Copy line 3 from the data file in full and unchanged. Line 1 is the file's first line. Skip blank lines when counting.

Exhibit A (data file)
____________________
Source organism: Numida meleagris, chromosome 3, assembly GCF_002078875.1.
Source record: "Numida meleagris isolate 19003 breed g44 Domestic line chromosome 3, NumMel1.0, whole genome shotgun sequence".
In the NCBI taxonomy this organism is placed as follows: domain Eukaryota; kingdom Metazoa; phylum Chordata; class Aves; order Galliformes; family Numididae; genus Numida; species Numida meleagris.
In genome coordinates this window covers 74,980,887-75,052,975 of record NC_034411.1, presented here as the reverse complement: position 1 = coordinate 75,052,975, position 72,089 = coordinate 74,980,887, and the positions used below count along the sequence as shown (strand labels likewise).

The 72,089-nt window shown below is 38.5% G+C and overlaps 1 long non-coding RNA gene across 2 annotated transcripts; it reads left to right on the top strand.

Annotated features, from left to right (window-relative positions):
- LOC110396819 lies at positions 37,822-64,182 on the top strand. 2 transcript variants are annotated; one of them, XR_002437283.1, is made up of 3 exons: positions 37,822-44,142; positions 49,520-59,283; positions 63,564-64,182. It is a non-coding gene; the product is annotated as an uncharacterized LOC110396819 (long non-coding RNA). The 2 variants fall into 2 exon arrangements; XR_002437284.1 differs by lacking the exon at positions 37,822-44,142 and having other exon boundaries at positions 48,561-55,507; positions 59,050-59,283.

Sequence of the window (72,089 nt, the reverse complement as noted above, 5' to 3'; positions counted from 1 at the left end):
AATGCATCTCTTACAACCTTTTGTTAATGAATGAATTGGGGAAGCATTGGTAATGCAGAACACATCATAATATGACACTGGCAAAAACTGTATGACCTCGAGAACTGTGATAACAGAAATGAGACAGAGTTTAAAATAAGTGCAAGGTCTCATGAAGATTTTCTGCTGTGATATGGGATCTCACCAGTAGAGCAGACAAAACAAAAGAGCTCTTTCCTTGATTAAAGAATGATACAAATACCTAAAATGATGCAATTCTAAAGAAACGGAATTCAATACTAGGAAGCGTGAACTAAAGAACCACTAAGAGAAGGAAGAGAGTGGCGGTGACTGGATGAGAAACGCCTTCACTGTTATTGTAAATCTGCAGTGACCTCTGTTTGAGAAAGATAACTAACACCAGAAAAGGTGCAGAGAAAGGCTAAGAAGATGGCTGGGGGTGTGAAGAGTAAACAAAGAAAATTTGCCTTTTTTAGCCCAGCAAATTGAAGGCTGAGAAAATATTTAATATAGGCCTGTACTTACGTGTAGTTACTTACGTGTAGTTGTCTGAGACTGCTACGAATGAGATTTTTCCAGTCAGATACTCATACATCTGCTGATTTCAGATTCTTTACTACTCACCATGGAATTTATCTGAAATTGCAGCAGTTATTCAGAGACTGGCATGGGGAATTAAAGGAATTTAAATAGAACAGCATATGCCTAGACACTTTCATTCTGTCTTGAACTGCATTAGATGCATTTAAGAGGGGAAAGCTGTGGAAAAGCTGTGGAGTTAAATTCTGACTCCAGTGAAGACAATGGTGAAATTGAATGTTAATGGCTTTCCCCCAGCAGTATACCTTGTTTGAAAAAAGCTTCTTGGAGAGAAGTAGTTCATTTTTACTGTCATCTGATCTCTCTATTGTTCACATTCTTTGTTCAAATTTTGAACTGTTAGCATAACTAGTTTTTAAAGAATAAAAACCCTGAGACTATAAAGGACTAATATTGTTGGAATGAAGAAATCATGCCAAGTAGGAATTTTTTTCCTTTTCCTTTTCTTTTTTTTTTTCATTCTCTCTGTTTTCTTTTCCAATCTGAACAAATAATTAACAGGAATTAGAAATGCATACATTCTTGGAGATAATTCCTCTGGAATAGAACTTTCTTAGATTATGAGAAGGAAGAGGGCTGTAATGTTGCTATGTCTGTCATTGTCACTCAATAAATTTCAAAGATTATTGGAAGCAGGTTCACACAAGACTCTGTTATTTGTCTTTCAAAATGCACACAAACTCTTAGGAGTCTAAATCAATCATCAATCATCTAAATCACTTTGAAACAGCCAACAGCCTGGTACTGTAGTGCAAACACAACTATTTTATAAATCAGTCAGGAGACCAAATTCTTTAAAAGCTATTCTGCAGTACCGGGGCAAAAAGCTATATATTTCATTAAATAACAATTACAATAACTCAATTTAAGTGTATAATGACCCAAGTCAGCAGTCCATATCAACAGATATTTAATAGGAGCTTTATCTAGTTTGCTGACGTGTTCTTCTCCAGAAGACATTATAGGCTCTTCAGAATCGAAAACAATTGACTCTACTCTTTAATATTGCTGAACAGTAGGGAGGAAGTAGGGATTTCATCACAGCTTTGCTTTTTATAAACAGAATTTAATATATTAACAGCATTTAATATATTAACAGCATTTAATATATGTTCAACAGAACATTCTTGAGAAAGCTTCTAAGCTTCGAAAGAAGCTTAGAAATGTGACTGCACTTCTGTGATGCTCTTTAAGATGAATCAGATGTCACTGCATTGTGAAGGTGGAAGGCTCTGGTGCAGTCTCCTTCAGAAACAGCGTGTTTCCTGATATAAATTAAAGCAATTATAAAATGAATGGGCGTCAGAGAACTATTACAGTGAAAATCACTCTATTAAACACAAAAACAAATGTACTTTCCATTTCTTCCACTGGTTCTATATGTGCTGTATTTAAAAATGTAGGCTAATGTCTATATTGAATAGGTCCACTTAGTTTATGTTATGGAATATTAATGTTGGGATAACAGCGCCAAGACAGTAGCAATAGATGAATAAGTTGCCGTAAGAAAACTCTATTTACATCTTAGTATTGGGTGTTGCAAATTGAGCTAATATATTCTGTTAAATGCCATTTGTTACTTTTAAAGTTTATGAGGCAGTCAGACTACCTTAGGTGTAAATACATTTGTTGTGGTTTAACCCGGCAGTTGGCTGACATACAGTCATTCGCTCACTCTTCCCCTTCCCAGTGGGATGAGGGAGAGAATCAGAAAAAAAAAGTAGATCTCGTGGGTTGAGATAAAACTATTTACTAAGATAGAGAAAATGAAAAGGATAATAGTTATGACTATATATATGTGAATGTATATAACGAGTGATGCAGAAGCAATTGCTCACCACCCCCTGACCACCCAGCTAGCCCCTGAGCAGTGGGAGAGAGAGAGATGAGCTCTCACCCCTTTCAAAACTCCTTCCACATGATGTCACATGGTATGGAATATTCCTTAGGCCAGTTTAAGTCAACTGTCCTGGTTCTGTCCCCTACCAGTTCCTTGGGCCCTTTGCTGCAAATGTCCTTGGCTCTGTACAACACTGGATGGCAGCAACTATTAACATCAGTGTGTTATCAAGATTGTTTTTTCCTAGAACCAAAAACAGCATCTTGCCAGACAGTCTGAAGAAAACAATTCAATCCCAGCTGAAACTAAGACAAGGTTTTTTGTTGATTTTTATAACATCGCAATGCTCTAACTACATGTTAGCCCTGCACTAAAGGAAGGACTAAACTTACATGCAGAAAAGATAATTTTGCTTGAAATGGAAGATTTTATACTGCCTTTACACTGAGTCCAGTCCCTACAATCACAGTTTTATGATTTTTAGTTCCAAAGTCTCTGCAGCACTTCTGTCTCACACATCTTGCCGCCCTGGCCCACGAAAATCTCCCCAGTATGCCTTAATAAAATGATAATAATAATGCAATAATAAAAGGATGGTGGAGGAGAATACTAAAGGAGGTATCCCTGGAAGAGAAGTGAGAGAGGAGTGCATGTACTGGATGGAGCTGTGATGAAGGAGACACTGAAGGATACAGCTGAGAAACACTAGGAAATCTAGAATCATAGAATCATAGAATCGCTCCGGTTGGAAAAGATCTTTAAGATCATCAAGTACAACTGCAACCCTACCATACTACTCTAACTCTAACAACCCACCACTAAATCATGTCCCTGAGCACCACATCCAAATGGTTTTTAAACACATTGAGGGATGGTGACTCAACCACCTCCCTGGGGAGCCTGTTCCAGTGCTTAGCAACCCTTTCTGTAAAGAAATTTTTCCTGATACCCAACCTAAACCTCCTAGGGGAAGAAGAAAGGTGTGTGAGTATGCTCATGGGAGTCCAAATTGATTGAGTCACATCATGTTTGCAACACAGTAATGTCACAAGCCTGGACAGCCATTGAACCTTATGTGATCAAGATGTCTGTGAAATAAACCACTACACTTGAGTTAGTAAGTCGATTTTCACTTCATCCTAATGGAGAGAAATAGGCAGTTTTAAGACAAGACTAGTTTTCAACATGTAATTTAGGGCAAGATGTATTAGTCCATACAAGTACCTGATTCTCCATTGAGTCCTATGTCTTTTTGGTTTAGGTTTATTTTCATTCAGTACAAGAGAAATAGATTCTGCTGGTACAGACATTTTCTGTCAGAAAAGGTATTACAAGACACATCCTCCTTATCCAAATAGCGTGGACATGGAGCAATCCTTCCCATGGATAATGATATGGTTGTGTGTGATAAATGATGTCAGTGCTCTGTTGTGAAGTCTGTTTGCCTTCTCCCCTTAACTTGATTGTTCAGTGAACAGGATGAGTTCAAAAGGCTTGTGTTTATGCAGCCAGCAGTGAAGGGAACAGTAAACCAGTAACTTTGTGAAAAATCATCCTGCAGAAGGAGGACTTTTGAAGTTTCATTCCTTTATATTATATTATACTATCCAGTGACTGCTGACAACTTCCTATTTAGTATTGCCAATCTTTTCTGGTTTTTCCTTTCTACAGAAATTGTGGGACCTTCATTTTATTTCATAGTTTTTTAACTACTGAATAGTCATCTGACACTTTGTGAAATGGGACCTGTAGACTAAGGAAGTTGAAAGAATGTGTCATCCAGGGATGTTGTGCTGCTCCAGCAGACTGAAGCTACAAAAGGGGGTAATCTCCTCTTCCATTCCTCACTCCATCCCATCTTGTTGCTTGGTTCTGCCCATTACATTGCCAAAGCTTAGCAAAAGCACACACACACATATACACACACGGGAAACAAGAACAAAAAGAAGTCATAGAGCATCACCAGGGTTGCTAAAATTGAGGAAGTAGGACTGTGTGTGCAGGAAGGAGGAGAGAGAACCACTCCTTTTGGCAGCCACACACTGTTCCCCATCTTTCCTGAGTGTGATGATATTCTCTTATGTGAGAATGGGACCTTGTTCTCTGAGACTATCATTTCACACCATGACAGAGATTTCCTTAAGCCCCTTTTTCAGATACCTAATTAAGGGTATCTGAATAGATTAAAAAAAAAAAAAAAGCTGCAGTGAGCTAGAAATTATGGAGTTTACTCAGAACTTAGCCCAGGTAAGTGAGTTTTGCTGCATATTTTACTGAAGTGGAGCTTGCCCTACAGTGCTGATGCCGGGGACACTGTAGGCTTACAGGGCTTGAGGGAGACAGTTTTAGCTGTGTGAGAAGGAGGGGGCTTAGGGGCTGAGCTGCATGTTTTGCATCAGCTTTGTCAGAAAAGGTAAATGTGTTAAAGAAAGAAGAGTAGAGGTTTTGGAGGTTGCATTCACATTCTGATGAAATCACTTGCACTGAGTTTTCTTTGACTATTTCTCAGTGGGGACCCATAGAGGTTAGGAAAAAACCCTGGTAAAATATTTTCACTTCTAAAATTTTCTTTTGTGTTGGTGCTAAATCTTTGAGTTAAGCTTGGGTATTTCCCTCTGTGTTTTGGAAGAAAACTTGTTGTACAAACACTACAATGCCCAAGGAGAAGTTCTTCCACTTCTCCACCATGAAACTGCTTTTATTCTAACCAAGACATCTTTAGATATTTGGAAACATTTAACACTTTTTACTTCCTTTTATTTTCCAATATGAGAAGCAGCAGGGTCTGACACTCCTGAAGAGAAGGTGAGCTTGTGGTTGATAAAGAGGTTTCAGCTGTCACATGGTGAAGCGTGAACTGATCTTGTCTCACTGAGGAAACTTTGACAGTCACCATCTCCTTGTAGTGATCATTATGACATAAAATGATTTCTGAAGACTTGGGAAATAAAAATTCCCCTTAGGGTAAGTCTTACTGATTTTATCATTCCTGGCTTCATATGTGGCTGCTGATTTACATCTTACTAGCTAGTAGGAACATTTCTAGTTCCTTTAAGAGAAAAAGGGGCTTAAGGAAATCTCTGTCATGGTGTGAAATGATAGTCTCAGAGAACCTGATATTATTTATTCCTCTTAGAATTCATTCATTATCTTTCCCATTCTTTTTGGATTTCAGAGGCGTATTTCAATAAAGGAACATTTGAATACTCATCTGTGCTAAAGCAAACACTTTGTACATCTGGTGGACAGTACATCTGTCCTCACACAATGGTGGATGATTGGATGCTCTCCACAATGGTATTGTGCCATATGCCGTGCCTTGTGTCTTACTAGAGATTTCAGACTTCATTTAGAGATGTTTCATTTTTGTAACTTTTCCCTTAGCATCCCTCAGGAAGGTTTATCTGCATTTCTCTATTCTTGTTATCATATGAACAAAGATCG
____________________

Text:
In the NCBI taxonomy this organism is placed as follows: domain Eukaryota; kingdom Metazoa; phylum Chordata; class Aves; order Galliformes; family Numididae; genus Numida; species Numida meleagris.